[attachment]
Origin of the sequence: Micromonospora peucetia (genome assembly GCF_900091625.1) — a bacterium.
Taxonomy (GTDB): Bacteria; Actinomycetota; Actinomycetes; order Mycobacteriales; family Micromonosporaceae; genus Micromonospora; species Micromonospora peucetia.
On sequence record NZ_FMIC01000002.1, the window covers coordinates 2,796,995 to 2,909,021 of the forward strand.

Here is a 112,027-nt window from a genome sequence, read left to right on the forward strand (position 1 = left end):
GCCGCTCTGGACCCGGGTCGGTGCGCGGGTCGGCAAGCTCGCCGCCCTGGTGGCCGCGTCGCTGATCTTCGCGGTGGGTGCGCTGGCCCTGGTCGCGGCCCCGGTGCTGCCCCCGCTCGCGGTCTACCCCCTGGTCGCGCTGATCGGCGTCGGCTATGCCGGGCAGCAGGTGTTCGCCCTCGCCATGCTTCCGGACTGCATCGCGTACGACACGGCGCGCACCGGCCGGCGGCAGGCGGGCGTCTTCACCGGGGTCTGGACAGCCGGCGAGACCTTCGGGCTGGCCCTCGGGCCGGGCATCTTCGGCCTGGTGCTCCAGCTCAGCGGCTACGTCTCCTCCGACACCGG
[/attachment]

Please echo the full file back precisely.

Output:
Origin of the sequence: Micromonospora peucetia (genome assembly GCF_900091625.1) — a bacterium.
Taxonomy (GTDB): Bacteria; Actinomycetota; Actinomycetes; order Mycobacteriales; family Micromonosporaceae; genus Micromonospora; species Micromonospora peucetia.
On sequence record NZ_FMIC01000002.1, the window covers coordinates 2,796,995 to 2,909,021 of the forward strand.

Here is a 112,027-nt window from a genome sequence, read left to right on the forward strand (position 1 = left end):
GCCGCTCTGGACCCGGGTCGGTGCGCGGGTCGGCAAGCTCGCCGCCCTGGTGGCCGCGTCGCTGATCTTCGCGGTGGGTGCGCTGGCCCTGGTCGCGGCCCCGGTGCTGCCCCCGCTCGCGGTCTACCCCCTGGTCGCGCTGATCGGCGTCGGCTATGCCGGGCAGCAGGTGTTCGCCCTCGCCATGCTTCCGGACTGCATCGCGTACGACACGGCGCGCACCGGCCGGCGGCAGGCGGGCGTCTTCACCGGGGTCTGGACAGCCGGCGAGACCTTCGGGCTGGCCCTCGGGCCGGGCATCTTCGGCCTGGTGCTCCAGCTCAGCGGCTACGTCTCCTCCGACACCGG